1. ## Fredholm Intergral Equation

I need to find a general solution,

$\displaystyle f$ ∈ $\displaystyle E [0, \infty)$

for the Fredholm intergral equation:

$\displaystyle f(x) = \gamma cos (x) + \delta sin (x) + \lambda (Mf)(x)$

where $\displaystyle M$ is the intergral operator defined by

$\displaystyle (Mf)(x):= \int_0^{\infty} x^{a-1} e^{-bt} f(t)dt$

Where $\displaystyle a$ and $\displaystyle b$ are postive constants and $\displaystyle \gamma, \delta$ and $\displaystyle \lambda$∈ ℝ constants.

I think, that I have to rewrite it:

$\displaystyle f(x)= \gamma cos (x) + \delta sin (x) + \lambda \int_0^{\infty} x^{a-1} e^{-bt} f(t)dt$

And then assuming that λ is a fixed unknown scalar, and so can be incorporated into the equation as follows:

$\displaystyle f(x)= \gamma cos (x) + \delta sin (x) +\int_0^{\infty} x^{a-1} e^{-bt} f(t)dt$

I'm not sure if this is right, and I don't really understand what to do next, can someone help please?

2. IMHO
The next step after this:
$\displaystyle f(x)= \gamma cos x + \delta sin x + \lambda \int_0^{\infty} x^{a-1} e^{-bt} f(t)dt$
is to say: if equation invloved has a solution, its solution can be represented in the following way:
$\displaystyle f(x)=\gamma cos x + \delta sin x+\lambda x^{a-1} C_1$,
where $\displaystyle C_1=\int_0^{\infty} e^{-bt}f(t)dt=\int_0^{\infty} e^{-bt}(\gamma cost + \delta sin t + \lambda t^{a-1} C_1)dt$
Knowing $\displaystyle C_1$ you will find general solution by substituting it into the first equation in this message.

3. ## okay

Thanks, for that, but if I substitute $\displaystyle C_1$ into the first equation, then won't I just be back where I started?

I.e.

Just with $\displaystyle x$ replaced with $\displaystyle t$'s

4. Did you check this?
Note that you have equation for $\displaystyle C_1$ where this stuff takes part in both sides of the equation.

5. Well basically,

if I let $\displaystyle C_1=\int_0^{\infty} e^{-bt}f(t)dt$

and subsitute it into

$\displaystyle f(x)= \gamma cos x + \delta sin x + \lambda \int_0^{\infty} x^{a-1} e^{-bt} f(t)dt$

Then all I get is

$\displaystyle f(x)=\gamma cos x + \delta sin x+\lambda x^{a-1} C_1$

And keep going round in circles.

Maybe at this point I need to solve the integral, but I am not sure how to do this?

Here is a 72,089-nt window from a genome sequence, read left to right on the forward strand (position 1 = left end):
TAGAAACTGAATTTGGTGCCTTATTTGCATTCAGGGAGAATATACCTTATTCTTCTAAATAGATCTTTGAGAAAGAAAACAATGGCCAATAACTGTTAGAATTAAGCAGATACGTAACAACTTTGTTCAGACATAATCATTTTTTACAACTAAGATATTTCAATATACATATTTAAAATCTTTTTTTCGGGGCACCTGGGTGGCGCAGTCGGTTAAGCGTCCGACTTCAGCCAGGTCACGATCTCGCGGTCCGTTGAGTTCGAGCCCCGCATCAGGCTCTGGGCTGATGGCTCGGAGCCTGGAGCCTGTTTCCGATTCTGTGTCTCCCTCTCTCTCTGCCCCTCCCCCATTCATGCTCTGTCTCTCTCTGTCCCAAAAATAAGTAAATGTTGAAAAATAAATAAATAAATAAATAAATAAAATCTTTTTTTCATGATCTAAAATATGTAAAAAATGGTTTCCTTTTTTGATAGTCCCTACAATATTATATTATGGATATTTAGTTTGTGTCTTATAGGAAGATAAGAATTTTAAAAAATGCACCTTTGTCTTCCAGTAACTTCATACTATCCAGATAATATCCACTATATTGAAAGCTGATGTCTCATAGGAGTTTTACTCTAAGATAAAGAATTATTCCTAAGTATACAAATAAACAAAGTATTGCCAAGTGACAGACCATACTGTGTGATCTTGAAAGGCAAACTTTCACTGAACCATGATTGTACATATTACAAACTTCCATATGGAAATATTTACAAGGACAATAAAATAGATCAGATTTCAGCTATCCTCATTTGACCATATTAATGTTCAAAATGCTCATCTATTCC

6. No. Look at this:
You have:
$\displaystyle f(x)= \gamma cos x + \delta sin x + \lambda \int_0^{\infty} x^{a-1} e^{-bt} f(t)dt$
This equation has a solution:
$\displaystyle f(x)=\gamma cos x + \delta sin x+\lambda x^{a-1} C_1$
where $\displaystyle C_1=\int_0^{\infty} e^{-bt}f(t)dt$
Lets find $\displaystyle C_1$ in terms of $\displaystyle \lambda$:
$\displaystyle C_1=\int_0^{\infty} e^{-bt}f(t)dt=\int_0^{\infty} e^{-bt}(\gamma cost + \delta sin t + \lambda t^{a-1} C_1)dt = I_1 + I_2+ I_3$
$\displaystyle I_1=\gamma \int_0^{\infty} e^{-bt} cost dt = \frac{b \gamma}{b^2+1}$
$\displaystyle I_2=\delta \int_0^{\infty} e^{-bt} sint dt= \frac{\delta}{b^2+1}$
$\displaystyle I_3=-\lambda C_1 K$.
So:
$\displaystyle C_1=\frac{b \gamma + \delta}{b^2+1}-\lambda C_1 K$
$\displaystyle C_1=\frac{b \gamma + \delta}{(b^2+1)(1+\lambda K)}$
if $\displaystyle \lambda$ doesn't equal $\displaystyle -\frac{1}{K}$.
Now you should substitute $\displaystyle C_1$ into
$\displaystyle f(x)=\gamma cos x + \delta sin x+\lambda x^{a-1} C_1$

7. ## Thanks!

Thank you very much that was really helpful!!!

8. ## Fredholm Integral Equation

I need to find a general solution,

$\displaystyle f$ ∈ $\displaystyle E [0, \infty)$

for the Fredholm intergral equation:

$\displaystyle f(x) = \gamma cos (x) + \delta sin (x) + \lambda (Mf)(x)$

where $\displaystyle M$ is the intergral operator defined by

$\displaystyle (Mf)(x):= \int_0^{\infty} x^{a-1} e^{-bt} f(t)dt$

Where $\displaystyle a$ and $\displaystyle b$ are postive constants and $\displaystyle \gamma, \delta$ and $\displaystyle \lambda$∈ ℝ constants.

Note that the algebra can be reduced using the Gamma function and standard Laplace Transforms.

I have started a solution to this, which is attached, can anyone tell me if this is all I have to do to get the general solution or is there more, and if so can anyone advise what I do next please?

9. ## My Solution??? Is it correct?

$\displaystyle f(x) = \gamma cos (x) + \delta sin (x) + \frac{\lambda x^{a-1}(b \gamma + \delta)}{(b^2+1)(1+\lambda K)}$